This article is contributed by Sarah Scrafford, who regularly writes on the topic of Photojournalism programs. She invites your questions, comments and freelancing job inquiries at her email address: sarah.scrafford25@gmail.com.

Endless love
Creative Commons License photo credit: millzero.com

Getting married is one of the most significant events in our lives, and we’re all looking to cement memories of that special day for posterity through videos and photographs. This makes wedding pictures exceptional, as the occasion does not repeat itself for most of us. While professional photographers are likely to do a great job of capturing the event, there are times when the bride and groom prefer a close friend or relative to step up to the occasion. If you’ve been designated as the photographer for the day because you own a pretty good camera and are known for your amateur photography skills, here’s how you can make sure you do a pretty decent job that earns you more than a pat on the back:

  • Make sure your equipment’s up to scratch
    You cannot afford to be caught unaware with a camera that refuses to bow to your wishes while the ceremony’s taking place. Make sure your gear is in working condition and that you have an equally good backup camera. Besides this, you’ll need memory cards, batteries and chargers (I’m assuming you’re going digital) to back you up in your efforts. You’ll need between 8 and 10 megapixels in strength on a digital SLR camera in order to get the best pictures. If possible, find yourself an assistant who can help with your equipment and also take a few candid shots while you handle the more formal ones.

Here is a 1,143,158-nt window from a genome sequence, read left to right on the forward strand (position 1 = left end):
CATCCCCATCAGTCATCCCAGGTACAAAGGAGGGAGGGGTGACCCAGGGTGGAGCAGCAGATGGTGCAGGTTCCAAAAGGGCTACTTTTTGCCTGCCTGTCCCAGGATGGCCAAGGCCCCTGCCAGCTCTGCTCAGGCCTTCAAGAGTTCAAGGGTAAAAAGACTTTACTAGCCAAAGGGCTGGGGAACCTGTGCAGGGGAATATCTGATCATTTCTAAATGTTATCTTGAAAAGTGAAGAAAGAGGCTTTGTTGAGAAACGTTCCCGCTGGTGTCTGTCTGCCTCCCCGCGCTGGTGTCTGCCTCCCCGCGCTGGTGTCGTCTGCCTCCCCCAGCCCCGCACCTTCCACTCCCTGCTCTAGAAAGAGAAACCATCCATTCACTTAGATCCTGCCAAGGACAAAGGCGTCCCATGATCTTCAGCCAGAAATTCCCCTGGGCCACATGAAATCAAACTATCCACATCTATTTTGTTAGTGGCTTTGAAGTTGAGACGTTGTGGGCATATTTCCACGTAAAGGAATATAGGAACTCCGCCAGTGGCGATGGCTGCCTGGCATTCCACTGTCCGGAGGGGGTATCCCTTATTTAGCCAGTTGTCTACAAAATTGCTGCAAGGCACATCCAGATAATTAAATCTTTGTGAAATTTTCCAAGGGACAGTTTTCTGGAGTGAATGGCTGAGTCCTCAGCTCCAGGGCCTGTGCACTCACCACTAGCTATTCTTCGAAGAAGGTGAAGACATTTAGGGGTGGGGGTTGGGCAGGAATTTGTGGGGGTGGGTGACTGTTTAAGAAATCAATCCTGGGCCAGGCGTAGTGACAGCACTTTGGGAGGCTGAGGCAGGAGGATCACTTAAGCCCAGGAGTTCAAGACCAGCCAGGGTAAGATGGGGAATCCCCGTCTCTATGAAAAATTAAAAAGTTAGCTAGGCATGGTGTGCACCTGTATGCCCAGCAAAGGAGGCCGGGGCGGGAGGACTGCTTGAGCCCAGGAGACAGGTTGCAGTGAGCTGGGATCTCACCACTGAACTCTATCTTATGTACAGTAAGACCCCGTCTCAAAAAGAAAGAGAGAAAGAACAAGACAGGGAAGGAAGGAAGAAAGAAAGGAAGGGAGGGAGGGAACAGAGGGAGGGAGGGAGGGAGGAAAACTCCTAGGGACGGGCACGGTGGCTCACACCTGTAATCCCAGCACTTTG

• Case out the location before the actual day
    You need to be familiar with the location well before the actual event so that you can decide on the vantage positions from where you can get the best shots. Besides this, if you’re supposed to get pictures of the bride and groom and their parties on the way to the venue of the wedding and the reception, you need to know where you can position yourself along the way so that you can get some good shots.
  • Talk to the bride and groom to discuss the kind of pictures they want
    Some couples prefer a minimum amount of pictures while others want to go the whole hog and get everything that’s happening on camera. Discuss the needs of the bride and groom and make plans accordingly.
  • Make sure you get all the formal shots needed